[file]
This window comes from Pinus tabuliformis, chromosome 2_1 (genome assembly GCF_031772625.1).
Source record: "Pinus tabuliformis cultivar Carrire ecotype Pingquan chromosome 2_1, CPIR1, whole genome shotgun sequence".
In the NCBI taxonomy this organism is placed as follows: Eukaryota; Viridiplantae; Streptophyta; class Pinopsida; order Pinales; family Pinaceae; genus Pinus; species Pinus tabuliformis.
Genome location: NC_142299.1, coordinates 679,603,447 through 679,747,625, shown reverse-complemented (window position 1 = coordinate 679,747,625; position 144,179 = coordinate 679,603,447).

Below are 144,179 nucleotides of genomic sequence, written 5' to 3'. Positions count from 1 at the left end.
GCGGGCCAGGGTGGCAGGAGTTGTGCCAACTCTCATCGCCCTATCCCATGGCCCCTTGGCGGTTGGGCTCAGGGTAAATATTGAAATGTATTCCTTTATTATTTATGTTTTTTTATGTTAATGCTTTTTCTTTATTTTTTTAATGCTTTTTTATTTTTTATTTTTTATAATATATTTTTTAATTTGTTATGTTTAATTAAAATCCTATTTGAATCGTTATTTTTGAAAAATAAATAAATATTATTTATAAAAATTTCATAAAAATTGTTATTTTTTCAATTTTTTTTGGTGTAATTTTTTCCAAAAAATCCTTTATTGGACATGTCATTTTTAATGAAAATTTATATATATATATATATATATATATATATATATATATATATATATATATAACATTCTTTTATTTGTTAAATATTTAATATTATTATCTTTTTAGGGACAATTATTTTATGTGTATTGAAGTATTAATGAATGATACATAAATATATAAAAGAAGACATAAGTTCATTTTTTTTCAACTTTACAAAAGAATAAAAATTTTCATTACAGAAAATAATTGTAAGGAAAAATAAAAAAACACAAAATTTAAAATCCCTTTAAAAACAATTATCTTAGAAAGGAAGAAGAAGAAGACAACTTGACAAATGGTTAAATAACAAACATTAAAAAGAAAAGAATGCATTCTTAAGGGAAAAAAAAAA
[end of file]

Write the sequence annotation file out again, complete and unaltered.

This window comes from Pinus tabuliformis, chromosome 2_1 (genome assembly GCF_031772625.1).
Source record: "Pinus tabuliformis cultivar Carrire ecotype Pingquan chromosome 2_1, CPIR1, whole genome shotgun sequence".
In the NCBI taxonomy this organism is placed as follows: Eukaryota; Viridiplantae; Streptophyta; class Pinopsida; order Pinales; family Pinaceae; genus Pinus; species Pinus tabuliformis.
Genome location: NC_142299.1, coordinates 679,603,447 through 679,747,625, shown reverse-complemented (window position 1 = coordinate 679,747,625; position 144,179 = coordinate 679,603,447).

Below are 144,179 nucleotides of genomic sequence, written 5' to 3'. Positions count from 1 at the left end.
GCGGGCCAGGGTGGCAGGAGTTGTGCCAACTCTCATCGCCCTATCCCATGGCCCCTTGGCGGTTGGGCTCAGGGTAAATATTGAAATGTATTCCTTTATTATTTATGTTTTTTTATGTTAATGCTTTTTCTTTATTTTTTTAATGCTTTTTTATTTTTTATTTTTTATAATATATTTTTTAATTTGTTATGTTTAATTAAAATCCTATTTGAATCGTTATTTTTGAAAAATAAATAAATATTATTTATAAAAATTTCATAAAAATTGTTATTTTTTCAATTTTTTTTGGTGTAATTTTTTCCAAAAAATCCTTTATTGGACATGTCATTTTTAATGAAAATTTATATATATATATATATATATATATATATATATATATATATATATATATAACATTCTTTTATTTGTTAAATATTTAATATTATTATCTTTTTAGGGACAATTATTTTATGTGTATTGAAGTATTAATGAATGATACATAAATATATAAAAGAAGACATAAGTTCATTTTTTTTCAACTTTACAAAAGAATAAAAATTTTCATTACAGAAAATAATTGTAAGGAAAAATAAAAAAACACAAAATTTAAAATCCCTTTAAAAACAATTATCTTAGAAAGGAAGAAGAAGAAGACAACTTGACAAATGGTTAAATAACAAACATTAAAAAGAAAAGAATGCATTCTTAAGGGAAAAAAAAAA